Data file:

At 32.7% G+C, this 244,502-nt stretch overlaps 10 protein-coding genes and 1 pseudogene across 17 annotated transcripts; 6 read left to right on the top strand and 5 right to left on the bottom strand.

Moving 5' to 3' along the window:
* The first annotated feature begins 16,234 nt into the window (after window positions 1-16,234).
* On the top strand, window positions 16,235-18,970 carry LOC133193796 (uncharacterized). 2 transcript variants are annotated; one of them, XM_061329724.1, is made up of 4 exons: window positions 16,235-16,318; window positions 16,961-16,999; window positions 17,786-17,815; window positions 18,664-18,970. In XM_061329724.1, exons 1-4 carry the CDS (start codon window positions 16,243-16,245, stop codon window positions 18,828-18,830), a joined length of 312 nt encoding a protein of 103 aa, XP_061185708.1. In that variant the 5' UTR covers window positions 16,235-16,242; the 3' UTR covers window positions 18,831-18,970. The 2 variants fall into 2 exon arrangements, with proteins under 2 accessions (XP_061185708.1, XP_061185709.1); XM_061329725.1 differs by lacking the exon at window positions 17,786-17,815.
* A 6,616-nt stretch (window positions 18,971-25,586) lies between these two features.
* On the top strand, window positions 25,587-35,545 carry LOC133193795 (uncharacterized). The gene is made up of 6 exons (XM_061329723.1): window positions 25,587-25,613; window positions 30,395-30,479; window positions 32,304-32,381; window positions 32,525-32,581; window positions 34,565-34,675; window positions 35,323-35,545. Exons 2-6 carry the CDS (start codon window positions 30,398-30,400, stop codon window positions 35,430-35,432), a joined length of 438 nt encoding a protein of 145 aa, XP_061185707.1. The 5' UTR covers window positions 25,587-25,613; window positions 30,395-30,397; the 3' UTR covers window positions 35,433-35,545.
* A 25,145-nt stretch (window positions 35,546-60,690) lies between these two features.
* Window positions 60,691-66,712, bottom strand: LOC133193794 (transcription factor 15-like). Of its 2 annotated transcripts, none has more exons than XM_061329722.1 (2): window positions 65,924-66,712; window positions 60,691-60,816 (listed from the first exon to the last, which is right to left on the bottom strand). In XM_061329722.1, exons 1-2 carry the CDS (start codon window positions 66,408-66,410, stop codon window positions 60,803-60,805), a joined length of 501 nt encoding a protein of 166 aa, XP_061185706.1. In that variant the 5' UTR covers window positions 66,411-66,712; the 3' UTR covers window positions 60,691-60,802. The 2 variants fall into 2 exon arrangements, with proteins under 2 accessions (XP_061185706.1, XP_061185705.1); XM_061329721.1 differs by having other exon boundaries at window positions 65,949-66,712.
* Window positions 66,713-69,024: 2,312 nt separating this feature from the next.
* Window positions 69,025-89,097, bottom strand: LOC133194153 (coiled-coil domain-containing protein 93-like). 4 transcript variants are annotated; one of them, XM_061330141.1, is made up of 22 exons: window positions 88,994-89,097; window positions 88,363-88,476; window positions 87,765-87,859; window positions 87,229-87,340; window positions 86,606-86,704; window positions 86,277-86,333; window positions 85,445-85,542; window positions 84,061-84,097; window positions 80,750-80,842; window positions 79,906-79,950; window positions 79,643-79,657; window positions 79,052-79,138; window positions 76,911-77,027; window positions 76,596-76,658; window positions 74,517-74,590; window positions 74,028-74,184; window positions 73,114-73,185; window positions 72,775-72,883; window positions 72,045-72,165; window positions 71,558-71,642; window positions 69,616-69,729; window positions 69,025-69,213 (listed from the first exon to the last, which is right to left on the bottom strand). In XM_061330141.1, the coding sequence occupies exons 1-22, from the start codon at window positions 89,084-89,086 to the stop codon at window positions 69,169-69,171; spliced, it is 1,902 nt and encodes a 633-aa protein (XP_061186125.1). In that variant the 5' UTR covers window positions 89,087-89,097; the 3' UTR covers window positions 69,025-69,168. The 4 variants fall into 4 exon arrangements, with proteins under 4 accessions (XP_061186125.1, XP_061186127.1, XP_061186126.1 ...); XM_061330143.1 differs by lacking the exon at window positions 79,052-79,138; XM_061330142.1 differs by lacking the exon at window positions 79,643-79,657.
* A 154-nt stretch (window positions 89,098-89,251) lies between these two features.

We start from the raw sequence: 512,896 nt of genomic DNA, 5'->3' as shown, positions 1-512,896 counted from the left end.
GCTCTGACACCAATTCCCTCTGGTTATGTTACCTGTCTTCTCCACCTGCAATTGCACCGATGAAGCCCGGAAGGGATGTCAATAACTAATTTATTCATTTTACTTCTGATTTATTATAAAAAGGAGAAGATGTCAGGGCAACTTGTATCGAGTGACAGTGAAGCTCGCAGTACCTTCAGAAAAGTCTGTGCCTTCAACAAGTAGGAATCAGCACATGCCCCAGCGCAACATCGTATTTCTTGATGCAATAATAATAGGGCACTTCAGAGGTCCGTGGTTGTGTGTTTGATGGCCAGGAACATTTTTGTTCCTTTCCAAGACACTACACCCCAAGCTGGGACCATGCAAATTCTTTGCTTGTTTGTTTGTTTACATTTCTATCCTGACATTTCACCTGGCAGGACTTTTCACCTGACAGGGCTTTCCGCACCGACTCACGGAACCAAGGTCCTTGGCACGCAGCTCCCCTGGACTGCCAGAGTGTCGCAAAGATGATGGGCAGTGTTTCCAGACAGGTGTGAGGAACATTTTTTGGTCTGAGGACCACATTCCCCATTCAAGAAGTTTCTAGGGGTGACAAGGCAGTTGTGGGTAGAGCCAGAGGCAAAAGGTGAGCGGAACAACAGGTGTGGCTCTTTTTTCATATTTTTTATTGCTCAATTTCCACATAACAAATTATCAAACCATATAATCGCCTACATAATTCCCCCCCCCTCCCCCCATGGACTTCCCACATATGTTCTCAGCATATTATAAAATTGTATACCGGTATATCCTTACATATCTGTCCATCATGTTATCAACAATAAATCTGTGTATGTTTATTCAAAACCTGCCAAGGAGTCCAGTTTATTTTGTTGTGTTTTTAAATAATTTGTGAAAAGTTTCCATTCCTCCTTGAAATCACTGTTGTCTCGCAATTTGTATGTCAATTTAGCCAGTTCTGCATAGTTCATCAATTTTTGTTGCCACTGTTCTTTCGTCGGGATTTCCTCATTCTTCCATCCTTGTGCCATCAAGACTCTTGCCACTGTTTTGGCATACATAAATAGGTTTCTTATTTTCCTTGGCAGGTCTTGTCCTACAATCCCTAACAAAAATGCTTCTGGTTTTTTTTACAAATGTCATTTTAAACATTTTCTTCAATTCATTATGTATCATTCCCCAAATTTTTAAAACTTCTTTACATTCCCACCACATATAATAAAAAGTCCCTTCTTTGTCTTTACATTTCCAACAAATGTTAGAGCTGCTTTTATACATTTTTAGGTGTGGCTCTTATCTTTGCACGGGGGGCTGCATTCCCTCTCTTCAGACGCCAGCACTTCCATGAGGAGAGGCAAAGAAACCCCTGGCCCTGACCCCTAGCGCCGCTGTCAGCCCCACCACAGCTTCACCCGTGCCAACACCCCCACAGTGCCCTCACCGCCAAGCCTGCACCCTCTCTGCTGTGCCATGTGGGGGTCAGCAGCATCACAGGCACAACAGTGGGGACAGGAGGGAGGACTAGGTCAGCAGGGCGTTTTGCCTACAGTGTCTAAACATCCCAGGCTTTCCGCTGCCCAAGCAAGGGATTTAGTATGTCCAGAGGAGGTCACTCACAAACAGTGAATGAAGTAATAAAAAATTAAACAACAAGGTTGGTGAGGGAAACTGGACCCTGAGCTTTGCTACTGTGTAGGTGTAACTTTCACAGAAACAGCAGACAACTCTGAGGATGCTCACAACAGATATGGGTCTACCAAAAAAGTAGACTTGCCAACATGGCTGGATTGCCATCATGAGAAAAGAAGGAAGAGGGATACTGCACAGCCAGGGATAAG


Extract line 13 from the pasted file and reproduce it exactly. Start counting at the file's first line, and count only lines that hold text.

GCTCTGACACCAATTCCCTCTGGTTATGTTACCTGTCTTCTCCACCTGCAATTGCACCGATGAAGCCCGGAAGGGATGTCAATAACTAATTTATTCATTTTACTTCTGATTTATTATAAAAAGGAGAAGATGTCAGGGCAACTTGTATCGAGTGACAGTGAAGCTCGCAGTACCTTCAGAAAAGTCTGTGCCTTCAACAAGTAGGAATCAGCACATGCCCCAGCGCAACATCGTATTTCTTGATGCAATAATAATAGGGCACTTCAGAGGTCCGTGGTTGTGTGTTTGATGGCCAGGAACATTTTTGTTCCTTTCCAAGACACTACACCCCAAGCTGGGACCATGCAAATTCTTTGCTTGTTTGTTTGTTTACATTTCTATCCTGACATTTCACCTGGCAGGACTTTTCACCTGACAGGGCTTTCCGCACCGACTCACGGAACCAAGGTCCTTGGCACGCAGCTCCCCTGGACTGCCAGAGTGTCGCAAAGATGATGGGCAGTGTTTCCAGACAGGTGTGAGGAACATTTTTTGGTCTGAGGACCACATTCCCCATTCAAGAAGTTTCTAGGGGTGACAAGGCAGTTGTGGGTAGAGCCAGAGGCAAAAGGTGAGCGGAACAACAGGTGTGGCTCTTTTTTCATATTTTTTATTGCTCAATTTCCACATAACAAATTATCAAACCATATAATCGCCTACATAATTCCCCCCCCCTCCCCCCATGGACTTCCCACATATGTTCTCAGCATATTATAAAATTGTATACCGGTATATCCTTACATATCTGTCCATCATGTTATCAACAATAAATCTGTGTATGTTTATTCAAAACCTGCCAAGGAGTCCAGTTTATTTTGTTGTGTTTTTAAATAATTTGTGAAAAGTTTCCATTCCTCCTTGAAATCACTGTTGTCTCGCAATTTGTATGTCAATTTAGCCAGTTCTGCATAGTTCATCAATTTTTGTTGCCACTGTTCTTTCGTCGGGATTTCCTCATTCTTCCATCCTTGTGCCATCAAGACTCTTGCCACTGTTTTGGCATACATAAATAGGTTTCTTATTTTCCTTGGCAGGTCTTGTCCTACAATCCCTAACAAAAATGCTTCTGGTTTTTTTTACAAATGTCATTTTAAACATTTTCTTCAATTCATTATGTATCATTCCCCAAATTTTTAAAACTTCTTTACATTCCCACCACATATAATAAAAAGTCCCTTCTTTGTCTTTACATTTCCAACAAATGTTAGAGCTGCTTTTATACATTTTTAGGTGTGGCTCTTATCTTTGCACGGGGGGCTGCATTCCCTCTCTTCAGACGCCAGCACTTCCATGAGGAGAGGCAAAGAAACCCCTGGCCCTGACCCCTAGCGCCGCTGTCAGCCCCACCACAGCTTCACCCGTGCCAACACCCCCACAGTGCCCTCACCGCCAAGCCTGCACCCTCTCTGCTGTGCCATGTGGGGGTCAGCAGCATCACAGGCACAACAGTGGGGACAGGAGGGAGGACTAGGTCAGCAGGGCGTTTTGCCTACAGTGTCTAAACATCCCAGGCTTTCCGCTGCCCAAGCAAGGGATTTAGTATGTCCAGAGGAGGTCACTCACAAACAGTGAATGAAGTAATAAAAAATTAAACAACAAGGTTGGTGAGGGAAACTGGACCCTGAGCTTTGCTACTGTGTAGGTGTAACTTTCACAGAAACAGCAGACAACTCTGAGGATGCTCACAACAGATATGGGTCTACCAAAAAAGTAGACTTGCCAACATGGCTGGATTGCCATCATGAGAAAAGAAGGAAGAGGGATACTGCACAGCCAGGGATAAG